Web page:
When a thunderstorm passed through Raleigh this week, Peggy Mosley retreated to a corner of her home and sat, hoping that two towering trees would stay standing as rain soaked the ground.
"I got into the farthest end of my house," she said. "Just like I did when the tornado hit, just waiting."
The trees did not crash down. And Mosley, 54, went unscathed by the rain and winds.
But more than a week after the deadly April 16 tornadoes, Mosley and many others in storm-ravaged areas are still feeling a bit jittery. And that stress has been heightened by this week's stormy forecasts.
Tornadoes pass quickly, but fear does not.
Disaster-related emotional problems include depression, grief, anger, guilt, apathy, fear and bizarre behavior, mental health experts say. They can strike those with ruined houses, as well as those who escaped relatively unscathed. Reactions can range from healthy to self-destructive.
Increased anxiety is a normal response to natural disasters, said Joanna Forester, a Federal Emergency Management Agency mental health liaison and a disaster preparedness and response coordinator with the N.C. Department of Health and Human Services.
Though some people may experience acute stress disorder, Forester said, for many, the anxiety caused by the traumatic experience usually subsides within a month.
"We try not to medicalize it, because 90 percent of people will be OK down the road," she said.
THUNDER BRINGS GASPS
Last Thursday in Raleigh, patients in a doctor's waiting room gasped at the sound of thunder and the flicker of lights overhead.
In Holly Springs, storms still bring a tingling anxiety to members of the Campbell family, who saw trees and utility poles snap just outside their house.
"We've been through so much - we're afraid that it could come again," said Jennifer Campbell, 20, who returned home this week after crews repaired her roof.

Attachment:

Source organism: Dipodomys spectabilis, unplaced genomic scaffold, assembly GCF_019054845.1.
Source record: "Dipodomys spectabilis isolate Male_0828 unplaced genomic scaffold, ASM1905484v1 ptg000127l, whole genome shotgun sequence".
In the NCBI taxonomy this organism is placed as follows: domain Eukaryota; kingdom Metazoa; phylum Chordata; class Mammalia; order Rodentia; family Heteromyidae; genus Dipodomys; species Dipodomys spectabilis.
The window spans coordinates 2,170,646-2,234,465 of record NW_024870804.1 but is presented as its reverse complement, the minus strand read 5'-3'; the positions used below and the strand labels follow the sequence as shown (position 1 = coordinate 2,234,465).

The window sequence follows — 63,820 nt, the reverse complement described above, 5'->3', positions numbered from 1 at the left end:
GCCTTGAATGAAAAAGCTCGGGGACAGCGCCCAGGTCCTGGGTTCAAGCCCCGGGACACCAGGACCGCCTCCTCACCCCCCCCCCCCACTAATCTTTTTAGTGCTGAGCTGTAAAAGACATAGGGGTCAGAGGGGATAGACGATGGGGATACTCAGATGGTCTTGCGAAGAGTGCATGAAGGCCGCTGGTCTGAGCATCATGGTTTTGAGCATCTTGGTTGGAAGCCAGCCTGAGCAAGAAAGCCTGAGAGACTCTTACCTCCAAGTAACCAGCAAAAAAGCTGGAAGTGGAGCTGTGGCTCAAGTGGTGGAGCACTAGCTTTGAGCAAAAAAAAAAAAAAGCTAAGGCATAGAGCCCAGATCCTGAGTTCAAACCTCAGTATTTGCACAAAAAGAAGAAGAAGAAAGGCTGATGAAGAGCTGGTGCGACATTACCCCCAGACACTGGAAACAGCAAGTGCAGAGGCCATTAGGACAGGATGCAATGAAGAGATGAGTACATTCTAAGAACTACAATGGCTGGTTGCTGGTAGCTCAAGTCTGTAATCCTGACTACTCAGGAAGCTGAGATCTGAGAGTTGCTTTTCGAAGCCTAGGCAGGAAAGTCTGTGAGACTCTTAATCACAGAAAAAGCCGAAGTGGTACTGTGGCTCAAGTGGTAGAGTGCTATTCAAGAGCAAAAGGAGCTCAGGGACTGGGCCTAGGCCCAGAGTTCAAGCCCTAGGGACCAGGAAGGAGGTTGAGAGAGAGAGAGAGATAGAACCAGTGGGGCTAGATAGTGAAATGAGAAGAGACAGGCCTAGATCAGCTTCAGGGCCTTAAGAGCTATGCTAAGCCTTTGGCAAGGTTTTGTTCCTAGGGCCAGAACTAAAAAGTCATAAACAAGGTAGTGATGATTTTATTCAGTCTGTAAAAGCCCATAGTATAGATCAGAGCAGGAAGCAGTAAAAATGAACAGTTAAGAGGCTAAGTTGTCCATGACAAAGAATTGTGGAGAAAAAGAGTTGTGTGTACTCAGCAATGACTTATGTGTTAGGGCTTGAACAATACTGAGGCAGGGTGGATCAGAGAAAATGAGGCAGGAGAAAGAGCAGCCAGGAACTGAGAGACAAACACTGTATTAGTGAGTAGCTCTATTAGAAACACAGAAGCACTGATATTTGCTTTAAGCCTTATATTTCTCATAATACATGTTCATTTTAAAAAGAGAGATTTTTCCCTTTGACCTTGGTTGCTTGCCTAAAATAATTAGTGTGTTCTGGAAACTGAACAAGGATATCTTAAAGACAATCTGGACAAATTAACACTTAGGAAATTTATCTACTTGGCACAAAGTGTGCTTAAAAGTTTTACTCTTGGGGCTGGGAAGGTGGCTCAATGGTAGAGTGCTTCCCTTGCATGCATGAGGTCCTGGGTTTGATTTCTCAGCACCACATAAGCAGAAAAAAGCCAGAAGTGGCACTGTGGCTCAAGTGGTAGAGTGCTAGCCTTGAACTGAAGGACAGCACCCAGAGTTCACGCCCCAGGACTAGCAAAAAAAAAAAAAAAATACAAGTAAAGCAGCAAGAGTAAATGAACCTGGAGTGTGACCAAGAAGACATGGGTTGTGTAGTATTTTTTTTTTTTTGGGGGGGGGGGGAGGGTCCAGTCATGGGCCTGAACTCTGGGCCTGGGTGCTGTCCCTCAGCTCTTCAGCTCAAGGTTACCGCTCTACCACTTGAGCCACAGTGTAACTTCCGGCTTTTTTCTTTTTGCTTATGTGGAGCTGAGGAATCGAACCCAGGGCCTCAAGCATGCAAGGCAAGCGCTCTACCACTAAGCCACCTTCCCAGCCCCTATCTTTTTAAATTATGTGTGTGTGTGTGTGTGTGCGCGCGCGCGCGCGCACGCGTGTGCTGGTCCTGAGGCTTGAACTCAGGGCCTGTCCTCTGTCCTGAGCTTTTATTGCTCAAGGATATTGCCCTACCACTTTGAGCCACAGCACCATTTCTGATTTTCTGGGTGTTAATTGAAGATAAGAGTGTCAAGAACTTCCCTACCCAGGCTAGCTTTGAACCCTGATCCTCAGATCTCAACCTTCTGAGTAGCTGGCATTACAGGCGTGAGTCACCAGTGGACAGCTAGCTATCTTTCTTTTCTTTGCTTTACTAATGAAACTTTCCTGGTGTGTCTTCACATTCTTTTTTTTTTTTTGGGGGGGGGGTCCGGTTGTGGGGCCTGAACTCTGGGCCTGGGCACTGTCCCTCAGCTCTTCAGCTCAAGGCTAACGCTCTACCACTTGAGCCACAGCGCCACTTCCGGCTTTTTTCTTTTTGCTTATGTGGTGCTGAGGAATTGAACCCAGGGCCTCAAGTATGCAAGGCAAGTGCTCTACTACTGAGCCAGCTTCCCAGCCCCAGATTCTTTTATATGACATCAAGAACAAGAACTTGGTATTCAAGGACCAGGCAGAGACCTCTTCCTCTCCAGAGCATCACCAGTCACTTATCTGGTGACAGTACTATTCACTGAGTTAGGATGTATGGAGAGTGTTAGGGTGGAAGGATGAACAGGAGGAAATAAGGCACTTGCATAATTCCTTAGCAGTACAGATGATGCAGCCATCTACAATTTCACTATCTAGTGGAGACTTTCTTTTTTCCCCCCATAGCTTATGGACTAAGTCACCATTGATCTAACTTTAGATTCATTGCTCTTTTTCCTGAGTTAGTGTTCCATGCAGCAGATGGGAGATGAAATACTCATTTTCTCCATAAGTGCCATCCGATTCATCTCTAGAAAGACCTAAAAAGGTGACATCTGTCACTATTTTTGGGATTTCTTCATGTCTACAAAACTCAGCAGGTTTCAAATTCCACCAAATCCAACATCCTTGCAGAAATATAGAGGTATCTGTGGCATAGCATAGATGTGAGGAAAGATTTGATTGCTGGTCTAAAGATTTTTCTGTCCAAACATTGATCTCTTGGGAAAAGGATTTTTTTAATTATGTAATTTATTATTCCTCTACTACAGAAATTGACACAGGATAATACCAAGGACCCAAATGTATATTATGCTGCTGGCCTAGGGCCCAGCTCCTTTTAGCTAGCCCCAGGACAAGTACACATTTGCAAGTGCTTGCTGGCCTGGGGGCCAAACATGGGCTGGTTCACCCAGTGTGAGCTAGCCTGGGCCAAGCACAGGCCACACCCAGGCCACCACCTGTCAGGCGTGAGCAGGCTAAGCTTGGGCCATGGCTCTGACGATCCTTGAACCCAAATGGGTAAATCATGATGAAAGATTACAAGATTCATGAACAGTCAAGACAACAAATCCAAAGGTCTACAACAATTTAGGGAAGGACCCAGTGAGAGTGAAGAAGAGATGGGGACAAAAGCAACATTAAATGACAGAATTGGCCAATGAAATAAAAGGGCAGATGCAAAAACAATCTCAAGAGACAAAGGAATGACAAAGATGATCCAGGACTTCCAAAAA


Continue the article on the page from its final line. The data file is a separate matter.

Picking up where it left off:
The National Weather Service in Raleigh says storm-weary residents should be prepared for the possibility of severe weather today. But meteorologist Ryan Ellis doesn't think the Triangle will see a repeat of the tornadoes, which killed 24 across the state and caused property damage in the millions.
"But certainly pay attention to any warnings issued and take it seriously," Ellis said. "People are probably a little skittish."
DAMAGED HOMES AT RISK
The chance of severe weather is estimated at 15 percent to 30 percent, with a greater chance east of the Triangle, he said.
Residents whose property was damaged by the April 16 tornadoes should pay particular attention to weather reports, Ellis said. "Try and secure any debris that may still be around, so those items don't become projectiles," Ellis said.
And if warnings are issued, residents in storm-damaged homes should consider taking shelter elsewhere if time allows. "Certainly, being in a shelter that's just tarped over isn't going to be as good as a building with a regular roof," he said.
WORRIED ABOUT TREES
If the forecast is accurate, Peggy Mosley will probably be worrying about the trees again.
She lives in Stony Brook North Mobile Home Park, which is where a tree crushed a nearby trailer, killing four young children.
Mosley thinks that she will feel safe at home again if workers remove the threatening trees. But the threat of storms has a new resonance for her .
"God knows, if you've ever been in a tornado and they're talking about tornadoes headed your way again, severe weather - I will forever be afraid," Mosley said.
Staff writers Amy Dunn, Mary Cornatzer, John Frank, Thomas Goldsmith, Jack Hagel and Paul A. Specht contributed to this report.